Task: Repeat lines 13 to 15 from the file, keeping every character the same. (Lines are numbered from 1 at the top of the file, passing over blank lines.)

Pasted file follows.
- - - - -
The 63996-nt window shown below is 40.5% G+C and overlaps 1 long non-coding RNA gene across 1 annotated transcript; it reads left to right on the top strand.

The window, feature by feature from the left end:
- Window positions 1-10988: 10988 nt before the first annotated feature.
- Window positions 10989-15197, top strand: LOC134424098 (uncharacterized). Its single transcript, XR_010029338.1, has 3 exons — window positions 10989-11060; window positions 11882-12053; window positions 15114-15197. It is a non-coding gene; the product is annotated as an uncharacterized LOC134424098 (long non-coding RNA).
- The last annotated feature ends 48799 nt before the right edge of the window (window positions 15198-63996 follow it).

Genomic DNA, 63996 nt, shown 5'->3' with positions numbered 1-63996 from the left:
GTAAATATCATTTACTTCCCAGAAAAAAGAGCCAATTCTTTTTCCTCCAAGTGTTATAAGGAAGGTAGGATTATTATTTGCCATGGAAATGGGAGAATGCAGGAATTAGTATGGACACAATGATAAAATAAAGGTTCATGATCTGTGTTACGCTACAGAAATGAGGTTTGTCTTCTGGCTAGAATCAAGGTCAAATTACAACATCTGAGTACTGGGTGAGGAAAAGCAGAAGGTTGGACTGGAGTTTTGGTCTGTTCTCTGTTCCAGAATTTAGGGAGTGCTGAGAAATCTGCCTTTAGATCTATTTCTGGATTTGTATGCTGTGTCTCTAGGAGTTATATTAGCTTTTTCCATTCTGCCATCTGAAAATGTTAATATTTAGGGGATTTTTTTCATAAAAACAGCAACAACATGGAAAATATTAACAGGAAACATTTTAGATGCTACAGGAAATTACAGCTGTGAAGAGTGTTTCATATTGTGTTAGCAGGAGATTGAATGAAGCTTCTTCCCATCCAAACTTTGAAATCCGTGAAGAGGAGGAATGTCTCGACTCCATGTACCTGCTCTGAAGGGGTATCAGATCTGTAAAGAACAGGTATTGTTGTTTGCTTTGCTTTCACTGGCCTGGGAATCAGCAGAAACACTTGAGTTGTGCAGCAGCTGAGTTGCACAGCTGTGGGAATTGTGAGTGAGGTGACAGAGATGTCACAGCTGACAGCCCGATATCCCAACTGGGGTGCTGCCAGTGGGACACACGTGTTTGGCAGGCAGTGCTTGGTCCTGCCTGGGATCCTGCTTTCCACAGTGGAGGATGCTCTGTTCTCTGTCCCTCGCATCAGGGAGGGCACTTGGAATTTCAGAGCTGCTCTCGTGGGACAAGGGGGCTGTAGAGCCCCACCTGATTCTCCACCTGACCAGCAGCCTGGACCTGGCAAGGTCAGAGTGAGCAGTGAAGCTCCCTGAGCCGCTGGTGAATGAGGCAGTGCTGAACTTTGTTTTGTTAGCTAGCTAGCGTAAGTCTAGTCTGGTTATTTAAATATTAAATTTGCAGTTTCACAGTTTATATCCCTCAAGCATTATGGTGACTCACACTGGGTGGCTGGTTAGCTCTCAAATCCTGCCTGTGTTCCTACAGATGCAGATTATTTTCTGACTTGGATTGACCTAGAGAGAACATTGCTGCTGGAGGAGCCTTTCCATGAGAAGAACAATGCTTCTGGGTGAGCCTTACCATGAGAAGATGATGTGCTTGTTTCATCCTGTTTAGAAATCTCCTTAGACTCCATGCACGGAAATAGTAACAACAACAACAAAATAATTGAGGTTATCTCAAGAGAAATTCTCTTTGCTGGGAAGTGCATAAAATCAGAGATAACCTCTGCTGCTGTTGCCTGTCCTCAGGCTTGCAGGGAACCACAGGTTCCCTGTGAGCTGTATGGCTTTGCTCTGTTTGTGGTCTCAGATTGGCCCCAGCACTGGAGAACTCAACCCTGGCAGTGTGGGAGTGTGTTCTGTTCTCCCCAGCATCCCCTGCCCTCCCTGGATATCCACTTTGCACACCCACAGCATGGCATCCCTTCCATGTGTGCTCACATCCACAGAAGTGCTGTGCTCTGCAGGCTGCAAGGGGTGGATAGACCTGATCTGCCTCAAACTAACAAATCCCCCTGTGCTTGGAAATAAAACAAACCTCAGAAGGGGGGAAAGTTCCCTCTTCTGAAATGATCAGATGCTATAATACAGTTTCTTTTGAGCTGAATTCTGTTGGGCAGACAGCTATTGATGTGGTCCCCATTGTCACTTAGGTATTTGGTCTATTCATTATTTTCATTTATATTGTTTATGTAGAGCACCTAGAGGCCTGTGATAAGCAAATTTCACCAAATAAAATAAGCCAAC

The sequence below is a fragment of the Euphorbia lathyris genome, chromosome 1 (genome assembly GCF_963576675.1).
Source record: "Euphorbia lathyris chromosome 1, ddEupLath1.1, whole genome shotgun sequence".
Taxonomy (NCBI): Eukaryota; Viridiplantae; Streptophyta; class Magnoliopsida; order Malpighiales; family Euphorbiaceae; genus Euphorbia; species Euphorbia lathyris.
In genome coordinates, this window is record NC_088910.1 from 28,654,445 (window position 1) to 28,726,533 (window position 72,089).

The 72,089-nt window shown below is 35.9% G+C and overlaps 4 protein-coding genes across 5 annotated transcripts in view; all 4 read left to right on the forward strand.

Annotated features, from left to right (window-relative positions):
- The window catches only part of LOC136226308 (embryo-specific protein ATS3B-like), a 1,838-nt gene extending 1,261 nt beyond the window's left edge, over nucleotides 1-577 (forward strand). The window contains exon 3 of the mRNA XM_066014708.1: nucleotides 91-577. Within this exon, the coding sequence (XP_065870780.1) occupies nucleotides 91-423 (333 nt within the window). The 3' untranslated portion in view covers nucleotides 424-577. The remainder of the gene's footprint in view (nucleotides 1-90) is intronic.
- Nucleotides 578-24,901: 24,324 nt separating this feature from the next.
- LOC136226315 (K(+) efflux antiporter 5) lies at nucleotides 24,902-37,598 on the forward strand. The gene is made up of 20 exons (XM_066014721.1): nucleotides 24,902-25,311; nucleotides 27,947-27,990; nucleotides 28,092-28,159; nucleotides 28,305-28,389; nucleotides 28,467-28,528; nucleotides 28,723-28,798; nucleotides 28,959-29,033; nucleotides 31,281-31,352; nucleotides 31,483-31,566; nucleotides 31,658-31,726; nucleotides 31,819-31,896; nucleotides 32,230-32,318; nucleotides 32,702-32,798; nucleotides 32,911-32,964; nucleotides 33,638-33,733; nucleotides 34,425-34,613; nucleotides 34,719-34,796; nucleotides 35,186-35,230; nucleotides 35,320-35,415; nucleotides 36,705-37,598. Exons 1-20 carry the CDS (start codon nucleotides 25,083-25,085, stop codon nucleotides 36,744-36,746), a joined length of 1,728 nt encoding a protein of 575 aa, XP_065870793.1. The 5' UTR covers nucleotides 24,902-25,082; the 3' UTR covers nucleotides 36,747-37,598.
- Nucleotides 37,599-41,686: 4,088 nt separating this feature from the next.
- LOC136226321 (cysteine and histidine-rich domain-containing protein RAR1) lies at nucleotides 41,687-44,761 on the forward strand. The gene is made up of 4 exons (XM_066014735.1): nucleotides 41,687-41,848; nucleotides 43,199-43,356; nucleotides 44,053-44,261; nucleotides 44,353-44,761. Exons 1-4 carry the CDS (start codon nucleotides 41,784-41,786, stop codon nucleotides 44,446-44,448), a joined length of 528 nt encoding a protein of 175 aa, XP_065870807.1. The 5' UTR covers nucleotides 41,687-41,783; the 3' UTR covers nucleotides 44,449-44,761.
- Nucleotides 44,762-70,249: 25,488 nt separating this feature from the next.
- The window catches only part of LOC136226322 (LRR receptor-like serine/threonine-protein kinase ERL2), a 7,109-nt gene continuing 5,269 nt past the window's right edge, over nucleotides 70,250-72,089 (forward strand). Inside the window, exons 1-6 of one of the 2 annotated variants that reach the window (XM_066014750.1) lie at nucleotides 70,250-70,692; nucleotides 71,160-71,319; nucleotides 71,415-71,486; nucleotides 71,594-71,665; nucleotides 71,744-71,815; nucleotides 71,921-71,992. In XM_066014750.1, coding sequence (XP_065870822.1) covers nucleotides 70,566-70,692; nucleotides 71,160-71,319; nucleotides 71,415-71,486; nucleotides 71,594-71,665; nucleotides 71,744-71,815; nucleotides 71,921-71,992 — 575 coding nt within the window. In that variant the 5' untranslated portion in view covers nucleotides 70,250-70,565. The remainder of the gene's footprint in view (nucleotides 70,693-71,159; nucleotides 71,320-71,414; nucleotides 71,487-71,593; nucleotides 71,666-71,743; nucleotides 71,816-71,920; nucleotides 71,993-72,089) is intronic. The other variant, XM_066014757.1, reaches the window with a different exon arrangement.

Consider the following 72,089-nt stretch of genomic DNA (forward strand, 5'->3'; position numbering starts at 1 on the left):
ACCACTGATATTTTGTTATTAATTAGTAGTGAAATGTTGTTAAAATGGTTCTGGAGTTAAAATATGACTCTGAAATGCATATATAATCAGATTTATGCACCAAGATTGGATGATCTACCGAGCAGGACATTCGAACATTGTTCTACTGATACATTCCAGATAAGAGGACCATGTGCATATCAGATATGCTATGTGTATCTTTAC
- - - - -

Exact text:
Annotated features, from left to right (window-relative positions):
- The window catches only part of LOC136226308 (embryo-specific protein ATS3B-like), a 1,838-nt gene extending 1,261 nt beyond the window's left edge, over nucleotides 1-577 (forward strand). The window contains exon 3 of the mRNA XM_066014708.1: nucleotides 91-577. Within this exon, the coding sequence (XP_065870780.1) occupies nucleotides 91-423 (333 nt within the window). The 3' untranslated portion in view covers nucleotides 424-577. The remainder of the gene's footprint in view (nucleotides 1-90) is intronic.
- Nucleotides 578-24,901: 24,324 nt separating this feature from the next.